Design, Life, and Everything Else

An Opinion on the Big Questions About (Big) Little Things

Author’s Note: I live roughly 20 miles south of Steubenville, OH, driving along Ohio State Route 7. Across the Ohio River, I can see Wheeling, WV from my doorstep; I see the stadium lights, hear the numerous fans of whatever team is playing at the athletic multiplex. This is not an easy post for me. I don’t sympathize with the Big Red players, I don’t sympathize with the character witnesses for the defense, and I certainly don’t sympathize with the media that would simplify the entire ordeal to nothing more than boys being boys, or girls showing a little too much. I would have liked to think — in another day and age perhaps — that the Ohio Valley might garner a more positive review from The New York Times. Though I applaud the thorough coverage the NY Times has given this particular debacle, I am still outraged. 

Bystanders knew. Those who took pictures knew. Those who made videos knew. There is little, if any, evidence — caught on video, Instagram, or any other form of capturing a moment — that would even suggest this girl was willing, let alone consensual (after all, when it comes to sex, an initial “yes” does not trump a secondary, tertiary, or any other level of “no.”)

And yet, there is something wrong with this: the boys were great athletes, poised to take the Big Red to a state championship (excuses, excuses: the team missed the opportunity simply because this case took away their best players); the girl was from another state (West Virginia, which in Ohio is generally considered less-than-worthy of equal treatment, especially where both states meet at The River) and was said to be sexually provocative, according to the NYT. Maybe she was flashing some skin, trying to be older by drinking more… trying to fit into the crowd that is today beset by images of promiscuity and lavish, unrestrained sexuality. Maybe she was. But, I bet, at the end of the day, she wasn’t looking for what happened. The people who did it, filmed it, photographed and shared it: I bet they weren’t looking for it either, though they also weren’t overlooking an opportunity to be indifferent.

And then, the football culture in this area! It worries me more that this might be the only reason this story came into the national spotlight (aside from the premise that social media now make it easier to be indifferent).

Had the two suspects not been high school football stars, would this even be a scandal? What if the suspects had been members of a science club? What if the victim were an exchange student from Uzbekistan, rather than right-next-door W.V.? What if this had just been a random rape in the streets of Steubenville, not involving football boys, but a homeless man who’d think he’d get something from a drunk passerby who just happened to be female?

Would the world care then?


When You Feel Less-than-Creative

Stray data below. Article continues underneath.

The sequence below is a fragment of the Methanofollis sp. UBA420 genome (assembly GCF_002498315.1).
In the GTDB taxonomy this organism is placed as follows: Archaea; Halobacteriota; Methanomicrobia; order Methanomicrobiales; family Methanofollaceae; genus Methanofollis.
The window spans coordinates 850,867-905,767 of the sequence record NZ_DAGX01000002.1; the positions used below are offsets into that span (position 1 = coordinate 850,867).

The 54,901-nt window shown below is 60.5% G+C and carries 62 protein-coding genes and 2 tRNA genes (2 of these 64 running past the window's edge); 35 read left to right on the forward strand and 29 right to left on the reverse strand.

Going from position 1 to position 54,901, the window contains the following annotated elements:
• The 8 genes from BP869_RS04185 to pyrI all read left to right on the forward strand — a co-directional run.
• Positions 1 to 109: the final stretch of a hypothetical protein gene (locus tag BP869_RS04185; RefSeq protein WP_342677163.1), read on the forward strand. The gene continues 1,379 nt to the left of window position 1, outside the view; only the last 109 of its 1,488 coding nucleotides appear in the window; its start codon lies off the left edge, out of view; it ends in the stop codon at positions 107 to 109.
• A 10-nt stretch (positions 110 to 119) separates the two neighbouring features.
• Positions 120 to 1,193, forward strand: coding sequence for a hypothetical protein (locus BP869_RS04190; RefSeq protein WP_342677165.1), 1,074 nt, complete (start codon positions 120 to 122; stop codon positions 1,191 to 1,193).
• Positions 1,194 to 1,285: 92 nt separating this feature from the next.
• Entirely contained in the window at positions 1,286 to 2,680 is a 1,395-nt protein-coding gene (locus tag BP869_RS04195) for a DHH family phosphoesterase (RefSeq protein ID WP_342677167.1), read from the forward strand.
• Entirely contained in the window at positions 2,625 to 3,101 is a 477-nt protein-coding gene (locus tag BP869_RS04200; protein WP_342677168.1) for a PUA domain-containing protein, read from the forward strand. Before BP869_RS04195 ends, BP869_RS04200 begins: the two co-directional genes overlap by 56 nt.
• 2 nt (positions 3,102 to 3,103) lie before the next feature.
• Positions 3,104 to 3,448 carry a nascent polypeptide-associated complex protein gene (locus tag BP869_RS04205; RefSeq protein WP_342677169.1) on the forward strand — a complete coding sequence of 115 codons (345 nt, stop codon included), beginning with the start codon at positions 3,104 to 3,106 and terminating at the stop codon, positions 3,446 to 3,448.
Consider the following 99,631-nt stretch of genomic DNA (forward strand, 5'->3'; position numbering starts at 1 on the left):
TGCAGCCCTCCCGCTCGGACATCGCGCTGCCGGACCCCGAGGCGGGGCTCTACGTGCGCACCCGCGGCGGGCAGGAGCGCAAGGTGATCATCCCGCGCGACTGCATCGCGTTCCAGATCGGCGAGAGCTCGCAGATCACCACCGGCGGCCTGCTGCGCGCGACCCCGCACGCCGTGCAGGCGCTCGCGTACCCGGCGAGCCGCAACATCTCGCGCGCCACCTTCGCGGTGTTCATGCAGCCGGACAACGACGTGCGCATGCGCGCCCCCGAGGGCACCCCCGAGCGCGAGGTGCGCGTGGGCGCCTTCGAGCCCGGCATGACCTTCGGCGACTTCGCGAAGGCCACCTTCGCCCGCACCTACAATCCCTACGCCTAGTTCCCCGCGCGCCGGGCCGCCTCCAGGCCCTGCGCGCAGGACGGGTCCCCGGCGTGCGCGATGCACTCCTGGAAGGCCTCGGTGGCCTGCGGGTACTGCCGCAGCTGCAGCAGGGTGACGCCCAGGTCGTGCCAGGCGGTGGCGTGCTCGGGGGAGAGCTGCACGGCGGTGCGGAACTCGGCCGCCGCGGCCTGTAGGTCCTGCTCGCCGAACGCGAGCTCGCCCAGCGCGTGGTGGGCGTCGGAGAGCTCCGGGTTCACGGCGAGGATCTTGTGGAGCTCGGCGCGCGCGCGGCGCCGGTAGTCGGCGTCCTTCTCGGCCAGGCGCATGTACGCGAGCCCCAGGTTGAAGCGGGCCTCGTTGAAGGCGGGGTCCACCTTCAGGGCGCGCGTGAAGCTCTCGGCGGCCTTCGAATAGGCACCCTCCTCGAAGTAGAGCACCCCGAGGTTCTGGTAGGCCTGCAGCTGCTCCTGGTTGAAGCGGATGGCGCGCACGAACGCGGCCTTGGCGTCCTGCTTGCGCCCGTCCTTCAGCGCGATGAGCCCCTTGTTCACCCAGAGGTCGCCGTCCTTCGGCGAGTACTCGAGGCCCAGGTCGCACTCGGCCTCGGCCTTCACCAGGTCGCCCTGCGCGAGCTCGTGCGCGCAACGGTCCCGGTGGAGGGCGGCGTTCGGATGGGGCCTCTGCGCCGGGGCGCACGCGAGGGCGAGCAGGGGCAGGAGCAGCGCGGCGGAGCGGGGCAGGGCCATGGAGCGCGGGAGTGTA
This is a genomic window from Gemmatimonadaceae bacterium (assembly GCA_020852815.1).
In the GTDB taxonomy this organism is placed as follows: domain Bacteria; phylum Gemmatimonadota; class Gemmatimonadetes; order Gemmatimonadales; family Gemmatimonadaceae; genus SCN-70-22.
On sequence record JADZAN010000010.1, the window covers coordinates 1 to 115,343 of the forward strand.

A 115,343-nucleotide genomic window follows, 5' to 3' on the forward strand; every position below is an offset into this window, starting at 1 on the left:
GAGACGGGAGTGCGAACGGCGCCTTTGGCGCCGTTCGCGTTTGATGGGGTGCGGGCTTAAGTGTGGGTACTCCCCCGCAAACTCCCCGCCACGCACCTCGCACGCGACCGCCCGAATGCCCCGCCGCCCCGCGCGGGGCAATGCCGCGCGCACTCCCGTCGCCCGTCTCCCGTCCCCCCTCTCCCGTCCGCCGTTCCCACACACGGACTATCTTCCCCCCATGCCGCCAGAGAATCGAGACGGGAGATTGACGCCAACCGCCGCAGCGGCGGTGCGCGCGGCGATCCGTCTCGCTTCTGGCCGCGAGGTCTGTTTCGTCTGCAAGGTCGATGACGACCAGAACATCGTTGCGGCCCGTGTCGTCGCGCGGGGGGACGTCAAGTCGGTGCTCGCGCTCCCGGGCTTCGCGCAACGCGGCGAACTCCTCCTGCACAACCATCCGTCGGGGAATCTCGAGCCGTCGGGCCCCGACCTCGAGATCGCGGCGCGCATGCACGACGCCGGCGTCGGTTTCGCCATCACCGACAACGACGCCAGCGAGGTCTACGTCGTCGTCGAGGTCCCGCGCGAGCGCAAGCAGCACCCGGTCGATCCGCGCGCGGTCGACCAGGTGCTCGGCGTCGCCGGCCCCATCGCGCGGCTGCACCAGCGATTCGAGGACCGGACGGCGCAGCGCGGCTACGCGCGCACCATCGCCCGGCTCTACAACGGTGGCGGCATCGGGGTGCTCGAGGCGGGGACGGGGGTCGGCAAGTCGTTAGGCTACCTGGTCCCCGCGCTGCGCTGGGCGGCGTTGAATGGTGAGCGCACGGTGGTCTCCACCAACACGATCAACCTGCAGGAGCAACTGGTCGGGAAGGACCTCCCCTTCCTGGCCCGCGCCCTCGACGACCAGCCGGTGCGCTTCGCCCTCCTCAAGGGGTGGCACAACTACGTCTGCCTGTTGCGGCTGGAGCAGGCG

Writing is 90 percent procrastination: reading magazines, eating cereal out of the box, watching infomercials. It’s a matter of doing everything you can to avoid writing, until it is about four in the morning and you reach the point where you have to write.
Paul Rudnick: American playwright, screenwriter, and novelist

So, here I am, at roughly 12:35AM (Eastern Standard Time, or UTC -5:00), and I am at a complete loss on how to continue the evening.  I want to do something creative: write a poem or short story about how I should have made this decision over that one; draw a picture of how I felt at my family’s Thanksgiving dinner (thankful to see them, but out of place); throw cotton swabs at a piece of watercolor paper smeared with gesso and connect the dots. But, I can’t find the mental motivation, the impetus to get away from this computer and actually do it.

(I realize that at this hour, I should be sleeping… or at least preparing for sleep. I have always been a night-owl, finding my deepest insights at the time that bedbugs are naturally inclined to creep through the mattress — that is, close to dawn, when the normal person is deepest asleep. But tonight, I find nothing but the computer screen, some online radio, and a game I shouldn’t waste my time playing, no matter how much I enjoy strategy and virtual warfare. To be short, I lack the ability to do something productive to(day/night).)

What bothers me most is that, later, I will be at work or getting ready to go to work, and PHOOSPAH! there it’ll be: the idea I’ve spent all night/week/month/a lifetime to find (to let find me). And, sadly, I will be unable to follow its creative paths until it is lost to me altogether. It will become as so many other ideas have become: a half-sleeping dream that flits in and out of my conscious awareness, only to escape again before I am able to grab a net or even lay out fly paper.

Somehow, I find happiness in the knowledge that — though I have yet to capture these creative outbursts — I have been able to see them, and will continue to do so. If only I could “reach the point where” I have no choice but to let those ideas free.